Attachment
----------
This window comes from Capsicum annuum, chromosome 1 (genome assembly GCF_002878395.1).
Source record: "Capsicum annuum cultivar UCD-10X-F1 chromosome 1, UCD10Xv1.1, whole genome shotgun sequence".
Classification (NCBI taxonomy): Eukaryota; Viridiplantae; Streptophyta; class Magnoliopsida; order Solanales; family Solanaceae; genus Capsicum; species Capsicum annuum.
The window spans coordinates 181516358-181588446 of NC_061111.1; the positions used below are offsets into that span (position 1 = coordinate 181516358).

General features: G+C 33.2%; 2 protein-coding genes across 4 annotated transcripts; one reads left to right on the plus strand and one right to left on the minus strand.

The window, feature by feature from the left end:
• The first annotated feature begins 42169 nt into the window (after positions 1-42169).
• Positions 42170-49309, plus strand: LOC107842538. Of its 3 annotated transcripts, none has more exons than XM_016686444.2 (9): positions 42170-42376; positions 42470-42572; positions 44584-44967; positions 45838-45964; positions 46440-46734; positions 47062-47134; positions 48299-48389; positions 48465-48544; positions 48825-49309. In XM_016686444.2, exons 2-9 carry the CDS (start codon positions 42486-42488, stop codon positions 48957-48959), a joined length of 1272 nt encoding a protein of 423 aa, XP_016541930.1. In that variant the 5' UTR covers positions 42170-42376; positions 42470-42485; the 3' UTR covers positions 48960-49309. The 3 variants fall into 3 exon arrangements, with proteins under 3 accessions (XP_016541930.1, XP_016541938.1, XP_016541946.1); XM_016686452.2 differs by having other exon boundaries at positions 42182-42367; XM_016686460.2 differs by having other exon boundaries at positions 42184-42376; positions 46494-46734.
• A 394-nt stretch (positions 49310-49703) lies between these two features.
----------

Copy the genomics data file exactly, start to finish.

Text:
This window comes from Capsicum annuum, chromosome 1 (genome assembly GCF_002878395.1).
Source record: "Capsicum annuum cultivar UCD-10X-F1 chromosome 1, UCD10Xv1.1, whole genome shotgun sequence".
Classification (NCBI taxonomy): Eukaryota; Viridiplantae; Streptophyta; class Magnoliopsida; order Solanales; family Solanaceae; genus Capsicum; species Capsicum annuum.
The window spans coordinates 181516358-181588446 of NC_061111.1; the positions used below are offsets into that span (position 1 = coordinate 181516358).

General features: G+C 33.2%; 2 protein-coding genes across 4 annotated transcripts; one reads left to right on the plus strand and one right to left on the minus strand.

The window, feature by feature from the left end:
• The first annotated feature begins 42169 nt into the window (after positions 1-42169).
• Positions 42170-49309, plus strand: LOC107842538. Of its 3 annotated transcripts, none has more exons than XM_016686444.2 (9): positions 42170-42376; positions 42470-42572; positions 44584-44967; positions 45838-45964; positions 46440-46734; positions 47062-47134; positions 48299-48389; positions 48465-48544; positions 48825-49309. In XM_016686444.2, exons 2-9 carry the CDS (start codon positions 42486-42488, stop codon positions 48957-48959), a joined length of 1272 nt encoding a protein of 423 aa, XP_016541930.1. In that variant the 5' UTR covers positions 42170-42376; positions 42470-42485; the 3' UTR covers positions 48960-49309. The 3 variants fall into 3 exon arrangements, with proteins under 3 accessions (XP_016541930.1, XP_016541938.1, XP_016541946.1); XM_016686452.2 differs by having other exon boundaries at positions 42182-42367; XM_016686460.2 differs by having other exon boundaries at positions 42184-42376; positions 46494-46734.
• A 394-nt stretch (positions 49310-49703) lies between these two features.